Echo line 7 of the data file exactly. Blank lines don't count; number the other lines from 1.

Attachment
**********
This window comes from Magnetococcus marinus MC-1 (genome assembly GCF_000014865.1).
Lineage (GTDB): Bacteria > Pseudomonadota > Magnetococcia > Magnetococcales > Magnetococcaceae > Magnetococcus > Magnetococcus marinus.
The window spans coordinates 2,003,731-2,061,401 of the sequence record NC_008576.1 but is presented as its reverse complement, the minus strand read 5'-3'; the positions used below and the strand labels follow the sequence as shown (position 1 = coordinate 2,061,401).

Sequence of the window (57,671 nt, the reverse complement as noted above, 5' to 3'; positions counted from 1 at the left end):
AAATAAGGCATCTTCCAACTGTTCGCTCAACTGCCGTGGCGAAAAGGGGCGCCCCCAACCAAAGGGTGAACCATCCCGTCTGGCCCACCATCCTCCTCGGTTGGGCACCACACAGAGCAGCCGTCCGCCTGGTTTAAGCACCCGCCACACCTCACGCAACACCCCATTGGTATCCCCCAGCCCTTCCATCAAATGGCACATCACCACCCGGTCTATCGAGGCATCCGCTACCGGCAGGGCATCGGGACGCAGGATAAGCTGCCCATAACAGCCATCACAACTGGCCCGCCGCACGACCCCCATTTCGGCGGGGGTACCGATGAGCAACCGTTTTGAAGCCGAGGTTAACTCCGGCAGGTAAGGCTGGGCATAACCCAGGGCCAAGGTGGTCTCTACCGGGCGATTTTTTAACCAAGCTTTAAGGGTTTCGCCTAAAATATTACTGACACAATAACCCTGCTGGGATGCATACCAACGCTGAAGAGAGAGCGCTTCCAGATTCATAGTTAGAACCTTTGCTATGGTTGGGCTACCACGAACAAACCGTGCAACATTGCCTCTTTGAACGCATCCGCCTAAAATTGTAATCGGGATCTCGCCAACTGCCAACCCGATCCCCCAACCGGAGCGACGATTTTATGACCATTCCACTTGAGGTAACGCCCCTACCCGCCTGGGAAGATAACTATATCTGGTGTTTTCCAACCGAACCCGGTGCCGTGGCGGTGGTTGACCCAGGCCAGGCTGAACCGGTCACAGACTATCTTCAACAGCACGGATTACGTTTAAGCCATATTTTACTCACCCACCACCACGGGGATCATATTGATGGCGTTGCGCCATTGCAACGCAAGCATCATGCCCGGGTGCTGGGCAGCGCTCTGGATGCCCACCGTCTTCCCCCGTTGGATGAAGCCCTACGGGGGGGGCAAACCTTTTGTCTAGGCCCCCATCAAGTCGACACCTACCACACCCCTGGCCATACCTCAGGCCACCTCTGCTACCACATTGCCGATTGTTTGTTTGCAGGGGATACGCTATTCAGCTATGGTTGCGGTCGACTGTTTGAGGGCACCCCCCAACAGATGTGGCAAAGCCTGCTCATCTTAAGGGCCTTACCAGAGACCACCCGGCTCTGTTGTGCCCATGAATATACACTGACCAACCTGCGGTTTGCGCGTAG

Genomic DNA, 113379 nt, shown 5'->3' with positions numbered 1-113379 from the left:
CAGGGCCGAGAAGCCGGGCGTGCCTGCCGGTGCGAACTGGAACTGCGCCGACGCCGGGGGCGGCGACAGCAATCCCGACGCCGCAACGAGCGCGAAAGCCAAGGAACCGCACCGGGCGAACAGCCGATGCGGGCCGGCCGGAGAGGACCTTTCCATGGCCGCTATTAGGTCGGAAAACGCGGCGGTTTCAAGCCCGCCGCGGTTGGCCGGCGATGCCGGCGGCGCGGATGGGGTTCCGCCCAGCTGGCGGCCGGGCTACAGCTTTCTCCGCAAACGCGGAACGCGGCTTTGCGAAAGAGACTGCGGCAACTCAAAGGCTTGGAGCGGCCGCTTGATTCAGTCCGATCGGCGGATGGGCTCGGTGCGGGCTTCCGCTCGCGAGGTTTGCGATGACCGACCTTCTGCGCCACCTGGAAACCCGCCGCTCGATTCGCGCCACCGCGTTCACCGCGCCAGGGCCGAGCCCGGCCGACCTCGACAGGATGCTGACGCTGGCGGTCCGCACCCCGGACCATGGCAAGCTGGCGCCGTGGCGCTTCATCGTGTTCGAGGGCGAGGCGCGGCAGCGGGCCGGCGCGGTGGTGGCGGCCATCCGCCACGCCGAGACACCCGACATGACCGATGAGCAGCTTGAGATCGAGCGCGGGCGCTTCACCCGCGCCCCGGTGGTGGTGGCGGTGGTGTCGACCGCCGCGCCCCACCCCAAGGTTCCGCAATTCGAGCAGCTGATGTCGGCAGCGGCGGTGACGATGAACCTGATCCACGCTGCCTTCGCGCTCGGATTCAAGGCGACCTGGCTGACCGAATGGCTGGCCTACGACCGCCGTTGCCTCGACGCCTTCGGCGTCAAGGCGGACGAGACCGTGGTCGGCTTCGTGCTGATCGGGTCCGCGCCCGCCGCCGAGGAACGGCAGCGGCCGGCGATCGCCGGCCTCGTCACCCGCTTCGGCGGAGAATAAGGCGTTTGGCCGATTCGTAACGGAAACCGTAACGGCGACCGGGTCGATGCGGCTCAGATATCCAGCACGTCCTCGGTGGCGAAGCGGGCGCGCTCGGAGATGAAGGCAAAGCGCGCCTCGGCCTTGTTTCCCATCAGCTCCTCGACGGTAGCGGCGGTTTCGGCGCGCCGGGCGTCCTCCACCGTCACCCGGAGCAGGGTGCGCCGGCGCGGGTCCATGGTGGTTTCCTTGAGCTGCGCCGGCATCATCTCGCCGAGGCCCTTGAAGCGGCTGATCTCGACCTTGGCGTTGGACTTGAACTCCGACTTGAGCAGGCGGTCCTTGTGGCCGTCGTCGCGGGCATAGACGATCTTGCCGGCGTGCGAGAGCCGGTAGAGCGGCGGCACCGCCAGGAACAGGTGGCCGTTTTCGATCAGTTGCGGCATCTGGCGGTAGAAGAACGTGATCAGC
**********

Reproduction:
CAGGGCCGAGAAGCCGGGCGTGCCTGCCGGTGCGAACTGGAACTGCGCCGACGCCGGGGGCGGCGACAGCAATCCCGACGCCGCAACGAGCGCGAAAGCCAAGGAACCGCACCGGGCGAACAGCCGATGCGGGCCGGCCGGAGAGGACCTTTCCATGGCCGCTATTAGGTCGGAAAACGCGGCGGTTTCAAGCCCGCCGCGGTTGGCCGGCGATGCCGGCGGCGCGGATGGGGTTCCGCCCAGCTGGCGGCCGGGCTACAGCTTTCTCCGCAAACGCGGAACGCGGCTTTGCGAAAGAGACTGCGGCAACTCAAAGGCTTGGAGCGGCCGCTTGATTCAGTCCGATCGGCGGATGGGCTCGGTGCGGGCTTCCGCTCGCGAGGTTTGCGATGACCGACCTTCTGCGCCACCTGGAAACCCGCCGCTCGATTCGCGCCACCGCGTTCACCGCGCCAGGGCCGAGCCCGGCCGACCTCGACAGGATGCTGACGCTGGCGGTCCGCACCCCGGACCATGGCAAGCTGGCGCCGTGGCGCTTCATCGTGTTCGAGGGCGAGGCGCGGCAGCGGGCCGGCGCGGTGGTGGCGGCCATCCGCCACGCCGAGACACCCGACATGACCGATGAGCAGCTTGAGATCGAGCGCGGGCGCTTCACCCGCGCCCCGGTGGTGGTGGCGGTGGTGTCGACCGCCGCGCCCCACCCCAAGGTTCCGCAATTCGAGCAGCTGATGTCGGCAGCGGCGGTGACGATGAACCTGATCCACGCTGCCTTCGCGCTCGGATTCAAGGCGACCTGGCTGACCGAATGGCTGGCCTACGACCGCCGTTGCCTCGACGCCTTCGGCGTCAAGGCGGACGAGACCGTGGTCGGCTTCGTGCTGATCGGGTCCGCGCCCGCCGCCGAGGAACGGCAGCGGCCGGCGATCGCCGGCCTCGTCACCCGCTTCGGCGGAGAATAAGGCGTTTGGCCGATTCGTAACGGAAACCGTAACGGCGACCGGGTCGATGCGGCTCAGATATCCAGCACGTCCTCGGTGGCGAAGCGGGCGCGCTCGGAGATGAAGGCAAAGCGCGCCTCGGCCTTGTTTCCCATCAGCTCCTCGACGGTAGCGGCGGTTTCGGCGCGCCGGGCGTCCTCCACCGTCACCCGGAGCAGGGTGCGCCGGCGCGGGTCCATGGTGGTTTCCTTGAGCTGCGCCGGCATCATCTCGCCGAGGCCCTTGAAGCGGCTGATCTCGACCTTGGCGTTGGACTTGAACTCCGACTTGAGCAGGCGGTCCTTGTGGCCGTCGTCGCGGGCATAGACGATCTTGCCGGCGTGCGAGAGCCGGTAGAGCGGCGGCACCGCCAGGAACAGGTGGCCGTTTTCGATCAGTTGCGGCATCTGGCGGTAGAAGAACGTGATCAGC